using System.Runtime.Serialization;
using System.Security.Permissions;
using System.IO;
using System.Diagnostics;

namespace WindowsFormsApplication1
{
    public partial class Form1 : Form
    {
        private static IHTMLLogger logger = new HtmlLogger();
        private ILogWriter logWriter;

        public Form1()
        {
            InitializeComponent();
        }
        private void Form1_Load(object sender, EventArgs e)
        {
            logWriter = logger.CreateHTMLLogWriter(Path.Combine(AppDomain.CurrentDomain.BaseDirectory, "html.log"));
            logWriter.OpenLog();

            this.Location = UserSettings.Default.FormLocation;
            this.Size = UserSettings.Default.FormSize;
            this.textBox1.Text = UserSettings.Default.ProcessPath;
        }

        private void Form1_FormClosing(object sender, FormClosingEventArgs e)
        {
            UserSettings.Default.FormLocation = this.Location;
            UserSettings.Default.FormSize = this.Size;
            UserSettings.Default.ProcessPath = this.textBox1.Text;
            UserSettings.Default.Save();

            logWriter.CloseLog();
            logWriter.Dispose();

            MessageBox.Show(File.ReadAllText(Path.Combine(AppDomain.CurrentDomain.BaseDirectory, "html.log")));
        }

        private void textBox1_TextChanged(object sender, EventArgs e)
        {
            UserSettings.Default.ProcessPath = this.textBox1.Text;
            logWriter.WriteLog(this.textBox1.Text);
        }
    }

    [SettingsSerializeAs(SettingsSerializeAs.Xml)]
    [Serializable]
    public sealed class UserSettings : ApplicationSettingsBase
    {
        private const string FormLocationProperty = "FormLocation";
        private const string FormSizeProperty = "FormSize";
        private const string ProcessPathProperty = "ProcessPath";

        private UserSettings() { }

        private static UserSettings _defaultInstance = new UserSettings();

        public static UserSettings Default { get { return _defaultInstance; } }

        [UserScopedSetting()]
        [DefaultSettingValue("0, 0")]
        public Point FormLocation
        {
            get { return (Point)(this[FormLocationProperty]); }
            set { this[FormLocationProperty] = value; }
        }

        [UserScopedSetting()]
        [DefaultSettingValue("300, 300")]
        public Size FormSize
        {
            get { return (Size)this[FormSizeProperty]; }
            set { this[FormSizeProperty] = value; }
        }

        [UserScopedSetting]
        [DefaultSettingValue("")]
        public string ProcessPath
        {
            get { return (string)this[ProcessPathProperty]; }
            set { this[ProcessPathProperty] = value; }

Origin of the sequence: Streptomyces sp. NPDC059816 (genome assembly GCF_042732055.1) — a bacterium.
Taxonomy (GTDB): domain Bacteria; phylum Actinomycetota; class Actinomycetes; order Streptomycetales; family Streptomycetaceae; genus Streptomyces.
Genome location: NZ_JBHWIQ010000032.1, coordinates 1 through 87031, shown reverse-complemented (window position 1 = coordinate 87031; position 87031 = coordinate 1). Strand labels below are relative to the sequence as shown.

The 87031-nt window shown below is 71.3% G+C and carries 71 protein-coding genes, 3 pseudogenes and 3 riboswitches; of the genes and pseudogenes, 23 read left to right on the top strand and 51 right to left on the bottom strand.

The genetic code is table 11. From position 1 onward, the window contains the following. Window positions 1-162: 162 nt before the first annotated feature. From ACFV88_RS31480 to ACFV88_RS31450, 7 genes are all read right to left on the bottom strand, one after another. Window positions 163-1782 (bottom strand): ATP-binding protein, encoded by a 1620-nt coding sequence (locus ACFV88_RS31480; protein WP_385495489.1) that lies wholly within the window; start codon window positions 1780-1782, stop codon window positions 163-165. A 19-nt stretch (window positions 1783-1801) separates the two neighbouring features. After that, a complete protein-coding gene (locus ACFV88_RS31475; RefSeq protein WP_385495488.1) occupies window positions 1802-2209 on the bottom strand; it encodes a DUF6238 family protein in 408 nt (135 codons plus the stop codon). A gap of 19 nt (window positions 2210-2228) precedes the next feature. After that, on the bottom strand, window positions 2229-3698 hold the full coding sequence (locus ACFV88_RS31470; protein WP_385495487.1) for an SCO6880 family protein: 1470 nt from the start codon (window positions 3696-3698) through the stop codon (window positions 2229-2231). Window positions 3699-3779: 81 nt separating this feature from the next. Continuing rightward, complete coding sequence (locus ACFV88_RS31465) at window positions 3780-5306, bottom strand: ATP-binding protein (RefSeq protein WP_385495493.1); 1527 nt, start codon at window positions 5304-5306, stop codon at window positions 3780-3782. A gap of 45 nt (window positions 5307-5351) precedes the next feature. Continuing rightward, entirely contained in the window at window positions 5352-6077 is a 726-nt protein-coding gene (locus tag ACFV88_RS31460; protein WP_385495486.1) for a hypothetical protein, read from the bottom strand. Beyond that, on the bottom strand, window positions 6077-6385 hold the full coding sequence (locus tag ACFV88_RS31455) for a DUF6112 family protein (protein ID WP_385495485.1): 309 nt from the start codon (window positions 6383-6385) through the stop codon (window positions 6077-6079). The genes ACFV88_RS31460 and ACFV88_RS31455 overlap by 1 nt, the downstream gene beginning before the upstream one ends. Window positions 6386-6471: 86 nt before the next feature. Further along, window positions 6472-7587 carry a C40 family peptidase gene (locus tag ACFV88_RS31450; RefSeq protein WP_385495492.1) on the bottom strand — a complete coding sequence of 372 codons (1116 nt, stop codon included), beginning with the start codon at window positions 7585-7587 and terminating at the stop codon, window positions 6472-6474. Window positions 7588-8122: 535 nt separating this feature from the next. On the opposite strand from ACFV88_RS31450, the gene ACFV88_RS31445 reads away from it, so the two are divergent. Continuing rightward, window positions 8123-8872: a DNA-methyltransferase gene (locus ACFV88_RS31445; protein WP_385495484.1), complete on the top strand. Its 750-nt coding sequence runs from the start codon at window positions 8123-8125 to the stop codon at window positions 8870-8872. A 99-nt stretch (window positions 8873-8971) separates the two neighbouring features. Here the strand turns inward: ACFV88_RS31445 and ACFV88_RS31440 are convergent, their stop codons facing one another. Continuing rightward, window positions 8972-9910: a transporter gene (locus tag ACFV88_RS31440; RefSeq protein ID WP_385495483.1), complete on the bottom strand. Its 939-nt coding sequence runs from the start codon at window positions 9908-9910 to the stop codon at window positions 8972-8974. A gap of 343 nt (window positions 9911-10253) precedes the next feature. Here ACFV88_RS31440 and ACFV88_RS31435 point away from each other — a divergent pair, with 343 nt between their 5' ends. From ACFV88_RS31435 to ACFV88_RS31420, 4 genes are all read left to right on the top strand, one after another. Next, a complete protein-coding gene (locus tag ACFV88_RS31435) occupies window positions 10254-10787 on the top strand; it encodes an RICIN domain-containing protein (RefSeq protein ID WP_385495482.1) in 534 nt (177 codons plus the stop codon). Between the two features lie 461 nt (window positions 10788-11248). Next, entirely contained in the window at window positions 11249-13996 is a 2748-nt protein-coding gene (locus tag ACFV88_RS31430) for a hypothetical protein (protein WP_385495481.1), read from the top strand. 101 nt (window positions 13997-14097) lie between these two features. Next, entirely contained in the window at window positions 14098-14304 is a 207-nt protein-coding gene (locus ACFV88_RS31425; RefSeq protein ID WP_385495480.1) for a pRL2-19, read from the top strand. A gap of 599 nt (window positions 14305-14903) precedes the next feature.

}
    }
}
\$\endgroup\$
1
\$\begingroup\$

In my opinion, you should do anything in Dispose except closing Objects. Maybe the user of your Library doesn't call Dispose and just sets the reference null. The closing Tags will never be written, but the starttags would. So it would be an invalid XML file, which is the bad behavior in my opinion.

I would implement a Method for an explicit save, so the class user can save when ever he wants, and can even continue logging after the save. Therefore I also would use XMLDocument, so I don't have to deal with the correctness of the XML and the File saving.

class HtmlLogger:ILogger,IDisposable 
{
    private System.IO.StreamWriter  _file;
    private bool _disposed;

    public HtmlLogger()
    {
        _disposed = false;
        _file = new StreamWriter(@"somepath");
        _file.Write("<HTML><BODY>");
    }

    ~HtmlLogger{
       Dispose(false);
    }

    public void Log(string message)
    {
        _file.Write("<DIV>{0}</DIV>", message);
    }

    public void Dispose()
    {
        Dispose(true);
    }

    private void Dispose(bool disposing){
        if(_disposed)
           return;

        if(disposing){
            _disposed=true;
        }

        if(file != null)
        {
            _file.Flush();
            _file.Close();
            _file= null;
        }
    }

    protected virtual void Save()
    {
           if (_file != null)
           {
               _file.Write("</BODY></HTML>");
               _file.Flush();
           }
        }
    }
}
  1. I would add a destructor and flush/close the file in any way, just to be shure, that other Programs can open it again (if it is correct XML then) and no references to the file are stored.
  2. What happens to the XML if somebody calls:

    Log("<SuperMessage>");
    Log("Ü");
    
\$\endgroup\$
  • \$\begingroup\$ Agreed, you need to encode messages using HTMLEncode or some sort of message encoding to the HTML format i.e. encode <,>,/,",',& and related symbols \$\endgroup\$ – Artur Mustafin Oct 4 '11 at 2:40

Your Answer

By clicking “Post Your Answer”, you agree to our terms of service, privacy policy and cookie policy

Not the answer you're looking for? Browse other questions tagged or ask your own question.